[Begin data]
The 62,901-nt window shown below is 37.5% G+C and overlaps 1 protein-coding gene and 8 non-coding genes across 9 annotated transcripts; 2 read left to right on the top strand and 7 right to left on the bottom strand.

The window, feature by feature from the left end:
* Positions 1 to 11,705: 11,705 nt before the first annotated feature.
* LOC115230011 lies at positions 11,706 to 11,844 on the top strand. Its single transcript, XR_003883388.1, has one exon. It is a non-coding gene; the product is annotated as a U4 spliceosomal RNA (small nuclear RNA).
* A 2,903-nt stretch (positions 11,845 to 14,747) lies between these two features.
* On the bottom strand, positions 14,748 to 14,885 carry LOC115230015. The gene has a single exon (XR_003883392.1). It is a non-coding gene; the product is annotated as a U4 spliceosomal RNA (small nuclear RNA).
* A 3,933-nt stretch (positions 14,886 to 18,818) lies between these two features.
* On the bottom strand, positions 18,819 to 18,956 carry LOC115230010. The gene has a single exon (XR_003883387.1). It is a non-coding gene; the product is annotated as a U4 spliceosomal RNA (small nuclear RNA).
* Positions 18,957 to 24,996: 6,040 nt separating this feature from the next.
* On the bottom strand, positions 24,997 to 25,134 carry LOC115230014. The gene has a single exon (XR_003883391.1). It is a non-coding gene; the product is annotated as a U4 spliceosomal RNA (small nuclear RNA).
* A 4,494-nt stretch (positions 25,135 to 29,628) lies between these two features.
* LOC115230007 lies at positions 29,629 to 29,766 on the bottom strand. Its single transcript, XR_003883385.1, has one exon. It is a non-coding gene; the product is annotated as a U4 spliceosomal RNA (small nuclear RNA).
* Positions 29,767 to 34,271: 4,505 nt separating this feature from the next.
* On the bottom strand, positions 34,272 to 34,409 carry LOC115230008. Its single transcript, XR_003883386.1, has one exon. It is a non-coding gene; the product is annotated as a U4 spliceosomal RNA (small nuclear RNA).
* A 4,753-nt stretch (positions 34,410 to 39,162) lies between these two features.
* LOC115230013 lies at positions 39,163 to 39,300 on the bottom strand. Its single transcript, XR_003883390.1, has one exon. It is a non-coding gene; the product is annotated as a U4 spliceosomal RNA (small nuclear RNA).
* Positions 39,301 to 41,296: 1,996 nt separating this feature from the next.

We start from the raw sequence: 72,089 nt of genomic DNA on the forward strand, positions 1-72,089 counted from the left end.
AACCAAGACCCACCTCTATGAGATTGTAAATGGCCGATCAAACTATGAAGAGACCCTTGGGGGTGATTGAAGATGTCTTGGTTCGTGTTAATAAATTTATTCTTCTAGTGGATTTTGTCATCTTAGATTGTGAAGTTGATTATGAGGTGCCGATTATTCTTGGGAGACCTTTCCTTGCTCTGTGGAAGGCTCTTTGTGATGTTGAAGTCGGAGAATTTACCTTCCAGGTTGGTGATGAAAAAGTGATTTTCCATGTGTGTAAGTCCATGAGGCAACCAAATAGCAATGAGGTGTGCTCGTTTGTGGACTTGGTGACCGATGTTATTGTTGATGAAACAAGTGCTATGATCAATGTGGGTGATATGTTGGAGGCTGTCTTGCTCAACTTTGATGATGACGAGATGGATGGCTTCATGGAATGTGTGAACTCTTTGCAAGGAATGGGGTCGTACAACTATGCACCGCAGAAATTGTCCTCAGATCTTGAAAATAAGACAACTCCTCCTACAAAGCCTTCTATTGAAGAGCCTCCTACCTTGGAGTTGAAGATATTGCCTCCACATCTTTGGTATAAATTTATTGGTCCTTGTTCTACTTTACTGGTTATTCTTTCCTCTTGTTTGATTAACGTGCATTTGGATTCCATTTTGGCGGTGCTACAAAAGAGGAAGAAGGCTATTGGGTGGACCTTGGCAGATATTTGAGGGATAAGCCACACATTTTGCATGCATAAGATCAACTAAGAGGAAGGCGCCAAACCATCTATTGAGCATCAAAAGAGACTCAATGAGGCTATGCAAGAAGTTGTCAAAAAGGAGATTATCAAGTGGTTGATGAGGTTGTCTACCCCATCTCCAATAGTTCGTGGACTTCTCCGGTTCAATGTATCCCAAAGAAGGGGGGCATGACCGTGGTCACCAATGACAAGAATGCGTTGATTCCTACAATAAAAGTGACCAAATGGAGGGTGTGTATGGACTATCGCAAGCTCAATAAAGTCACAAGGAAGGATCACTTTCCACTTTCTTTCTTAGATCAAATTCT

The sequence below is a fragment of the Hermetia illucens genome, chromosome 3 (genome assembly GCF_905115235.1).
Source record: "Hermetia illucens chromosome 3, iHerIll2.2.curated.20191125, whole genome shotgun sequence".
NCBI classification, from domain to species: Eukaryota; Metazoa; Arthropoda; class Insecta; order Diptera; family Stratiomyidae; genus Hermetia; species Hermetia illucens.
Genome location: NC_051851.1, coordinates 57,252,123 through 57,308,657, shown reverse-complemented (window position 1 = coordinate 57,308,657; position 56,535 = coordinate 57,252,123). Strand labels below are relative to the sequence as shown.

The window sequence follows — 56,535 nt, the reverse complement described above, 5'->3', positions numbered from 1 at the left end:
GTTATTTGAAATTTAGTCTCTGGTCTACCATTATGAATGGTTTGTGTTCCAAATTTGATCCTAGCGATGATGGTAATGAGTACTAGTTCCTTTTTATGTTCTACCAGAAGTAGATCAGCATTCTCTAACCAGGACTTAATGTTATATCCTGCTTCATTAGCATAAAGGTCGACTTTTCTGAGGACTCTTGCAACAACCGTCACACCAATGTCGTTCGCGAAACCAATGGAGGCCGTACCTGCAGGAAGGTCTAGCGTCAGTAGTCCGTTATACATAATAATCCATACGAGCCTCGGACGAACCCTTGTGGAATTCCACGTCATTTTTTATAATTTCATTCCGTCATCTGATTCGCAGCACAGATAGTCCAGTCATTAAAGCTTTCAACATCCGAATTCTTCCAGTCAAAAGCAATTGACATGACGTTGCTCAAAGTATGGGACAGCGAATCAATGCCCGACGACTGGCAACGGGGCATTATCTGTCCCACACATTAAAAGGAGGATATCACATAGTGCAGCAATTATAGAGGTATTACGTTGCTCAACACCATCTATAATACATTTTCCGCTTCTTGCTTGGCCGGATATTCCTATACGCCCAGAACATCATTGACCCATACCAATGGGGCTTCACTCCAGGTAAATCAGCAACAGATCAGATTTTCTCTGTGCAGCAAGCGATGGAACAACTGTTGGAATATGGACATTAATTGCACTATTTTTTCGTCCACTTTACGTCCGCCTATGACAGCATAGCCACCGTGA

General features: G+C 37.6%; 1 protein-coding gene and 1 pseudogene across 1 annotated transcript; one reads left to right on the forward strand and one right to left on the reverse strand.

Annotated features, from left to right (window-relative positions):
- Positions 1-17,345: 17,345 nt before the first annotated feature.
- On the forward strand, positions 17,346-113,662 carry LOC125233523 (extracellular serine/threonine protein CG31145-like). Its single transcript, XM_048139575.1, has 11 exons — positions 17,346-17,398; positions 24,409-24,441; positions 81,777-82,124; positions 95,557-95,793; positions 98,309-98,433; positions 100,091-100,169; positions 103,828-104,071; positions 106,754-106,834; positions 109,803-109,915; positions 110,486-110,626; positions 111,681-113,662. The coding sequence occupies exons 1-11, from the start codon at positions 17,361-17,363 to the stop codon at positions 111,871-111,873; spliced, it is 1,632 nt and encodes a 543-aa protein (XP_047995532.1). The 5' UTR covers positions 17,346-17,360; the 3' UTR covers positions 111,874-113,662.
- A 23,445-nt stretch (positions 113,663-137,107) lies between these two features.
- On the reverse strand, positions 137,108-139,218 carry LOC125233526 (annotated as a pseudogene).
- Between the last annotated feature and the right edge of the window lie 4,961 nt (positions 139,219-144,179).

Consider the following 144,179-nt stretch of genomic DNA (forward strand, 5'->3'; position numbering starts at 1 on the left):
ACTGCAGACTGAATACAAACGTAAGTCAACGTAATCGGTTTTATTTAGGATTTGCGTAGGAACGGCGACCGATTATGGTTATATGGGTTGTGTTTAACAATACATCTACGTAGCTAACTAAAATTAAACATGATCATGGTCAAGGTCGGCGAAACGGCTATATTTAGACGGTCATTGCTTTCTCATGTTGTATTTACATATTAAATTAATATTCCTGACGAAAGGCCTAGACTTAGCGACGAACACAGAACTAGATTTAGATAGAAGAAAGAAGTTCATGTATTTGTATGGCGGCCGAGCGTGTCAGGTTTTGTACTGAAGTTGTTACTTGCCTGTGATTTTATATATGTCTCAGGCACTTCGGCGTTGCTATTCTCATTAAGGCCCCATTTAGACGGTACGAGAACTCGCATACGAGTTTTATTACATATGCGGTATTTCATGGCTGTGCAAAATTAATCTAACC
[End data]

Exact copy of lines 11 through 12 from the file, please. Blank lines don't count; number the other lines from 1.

* A 4,494-nt stretch (positions 25,135 to 29,628) lies between these two features.
* LOC115230007 lies at positions 29,629 to 29,766 on the bottom strand. Its single transcript, XR_003883385.1, has one exon. It is a non-coding gene; the product is annotated as a U4 spliceosomal RNA (small nuclear RNA).